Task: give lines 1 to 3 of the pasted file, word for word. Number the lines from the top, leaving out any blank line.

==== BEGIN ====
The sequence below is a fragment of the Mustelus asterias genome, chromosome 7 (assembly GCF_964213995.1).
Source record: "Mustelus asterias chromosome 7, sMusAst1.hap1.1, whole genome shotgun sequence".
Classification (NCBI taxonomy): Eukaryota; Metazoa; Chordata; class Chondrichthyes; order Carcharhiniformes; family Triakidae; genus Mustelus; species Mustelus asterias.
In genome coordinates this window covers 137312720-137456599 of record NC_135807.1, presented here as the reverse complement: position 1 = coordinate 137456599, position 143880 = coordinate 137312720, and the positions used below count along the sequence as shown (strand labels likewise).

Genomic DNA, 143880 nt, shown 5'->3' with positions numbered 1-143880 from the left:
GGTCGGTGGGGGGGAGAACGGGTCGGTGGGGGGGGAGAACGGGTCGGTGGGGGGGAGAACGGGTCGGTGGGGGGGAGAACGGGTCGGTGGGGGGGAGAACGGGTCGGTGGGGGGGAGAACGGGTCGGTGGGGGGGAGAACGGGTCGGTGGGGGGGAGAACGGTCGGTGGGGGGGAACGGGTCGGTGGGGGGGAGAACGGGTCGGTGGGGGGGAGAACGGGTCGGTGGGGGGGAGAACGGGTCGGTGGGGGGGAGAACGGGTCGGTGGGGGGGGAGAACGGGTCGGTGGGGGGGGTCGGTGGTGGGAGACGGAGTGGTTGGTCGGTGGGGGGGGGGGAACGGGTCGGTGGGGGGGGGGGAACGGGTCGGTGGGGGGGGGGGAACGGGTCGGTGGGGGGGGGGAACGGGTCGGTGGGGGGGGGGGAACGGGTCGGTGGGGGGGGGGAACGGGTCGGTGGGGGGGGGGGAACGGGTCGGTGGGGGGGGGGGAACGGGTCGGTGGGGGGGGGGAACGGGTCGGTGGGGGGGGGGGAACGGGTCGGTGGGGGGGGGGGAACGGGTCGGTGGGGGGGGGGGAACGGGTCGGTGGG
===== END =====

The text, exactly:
The sequence below is a fragment of the Mustelus asterias genome, chromosome 7 (assembly GCF_964213995.1).
Source record: "Mustelus asterias chromosome 7, sMusAst1.hap1.1, whole genome shotgun sequence".
Classification (NCBI taxonomy): Eukaryota; Metazoa; Chordata; class Chondrichthyes; order Carcharhiniformes; family Triakidae; genus Mustelus; species Mustelus asterias.